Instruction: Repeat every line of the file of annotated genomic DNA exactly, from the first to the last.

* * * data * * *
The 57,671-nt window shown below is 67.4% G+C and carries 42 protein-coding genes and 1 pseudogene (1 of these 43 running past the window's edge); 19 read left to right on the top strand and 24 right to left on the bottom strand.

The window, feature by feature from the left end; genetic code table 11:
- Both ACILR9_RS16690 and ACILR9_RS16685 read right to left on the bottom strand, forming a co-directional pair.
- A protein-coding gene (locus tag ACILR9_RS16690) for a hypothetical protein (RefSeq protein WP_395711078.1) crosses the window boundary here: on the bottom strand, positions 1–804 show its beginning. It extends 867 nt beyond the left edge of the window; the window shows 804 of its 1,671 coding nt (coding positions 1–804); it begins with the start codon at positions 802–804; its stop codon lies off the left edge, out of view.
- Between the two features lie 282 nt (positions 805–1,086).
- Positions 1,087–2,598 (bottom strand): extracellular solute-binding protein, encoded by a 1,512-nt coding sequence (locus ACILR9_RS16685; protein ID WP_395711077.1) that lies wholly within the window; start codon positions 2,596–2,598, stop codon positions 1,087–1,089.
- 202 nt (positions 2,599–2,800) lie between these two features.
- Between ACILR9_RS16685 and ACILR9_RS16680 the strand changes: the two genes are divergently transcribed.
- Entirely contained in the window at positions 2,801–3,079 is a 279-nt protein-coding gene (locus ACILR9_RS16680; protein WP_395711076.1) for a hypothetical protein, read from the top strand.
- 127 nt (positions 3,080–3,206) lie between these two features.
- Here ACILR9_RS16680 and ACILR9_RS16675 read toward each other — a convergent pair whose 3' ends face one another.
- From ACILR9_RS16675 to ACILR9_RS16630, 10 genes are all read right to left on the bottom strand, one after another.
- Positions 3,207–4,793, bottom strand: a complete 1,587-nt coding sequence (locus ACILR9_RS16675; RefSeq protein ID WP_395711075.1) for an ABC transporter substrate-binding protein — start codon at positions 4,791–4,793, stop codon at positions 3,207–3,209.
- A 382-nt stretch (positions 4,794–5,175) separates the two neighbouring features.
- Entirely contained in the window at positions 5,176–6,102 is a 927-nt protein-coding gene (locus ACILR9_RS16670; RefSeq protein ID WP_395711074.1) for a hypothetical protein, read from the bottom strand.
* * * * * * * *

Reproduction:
The 57,671-nt window shown below is 67.4% G+C and carries 42 protein-coding genes and 1 pseudogene (1 of these 43 running past the window's edge); 19 read left to right on the top strand and 24 right to left on the bottom strand.

The window, feature by feature from the left end; genetic code table 11:
- Both ACILR9_RS16690 and ACILR9_RS16685 read right to left on the bottom strand, forming a co-directional pair.
- A protein-coding gene (locus tag ACILR9_RS16690) for a hypothetical protein (RefSeq protein WP_395711078.1) crosses the window boundary here: on the bottom strand, positions 1–804 show its beginning. It extends 867 nt beyond the left edge of the window; the window shows 804 of its 1,671 coding nt (coding positions 1–804); it begins with the start codon at positions 802–804; its stop codon lies off the left edge, out of view.
- Between the two features lie 282 nt (positions 805–1,086).
- Positions 1,087–2,598 (bottom strand): extracellular solute-binding protein, encoded by a 1,512-nt coding sequence (locus ACILR9_RS16685; protein ID WP_395711077.1) that lies wholly within the window; start codon positions 2,596–2,598, stop codon positions 1,087–1,089.
- 202 nt (positions 2,599–2,800) lie between these two features.
- Between ACILR9_RS16685 and ACILR9_RS16680 the strand changes: the two genes are divergently transcribed.
- Entirely contained in the window at positions 2,801–3,079 is a 279-nt protein-coding gene (locus ACILR9_RS16680; protein WP_395711076.1) for a hypothetical protein, read from the top strand.
- 127 nt (positions 3,080–3,206) lie between these two features.
- Here ACILR9_RS16680 and ACILR9_RS16675 read toward each other — a convergent pair whose 3' ends face one another.
- From ACILR9_RS16675 to ACILR9_RS16630, 10 genes are all read right to left on the bottom strand, one after another.
- Positions 3,207–4,793, bottom strand: a complete 1,587-nt coding sequence (locus ACILR9_RS16675; RefSeq protein ID WP_395711075.1) for an ABC transporter substrate-binding protein — start codon at positions 4,791–4,793, stop codon at positions 3,207–3,209.
- A 382-nt stretch (positions 4,794–5,175) separates the two neighbouring features.
- Entirely contained in the window at positions 5,176–6,102 is a 927-nt protein-coding gene (locus ACILR9_RS16670; RefSeq protein ID WP_395711074.1) for a hypothetical protein, read from the bottom strand.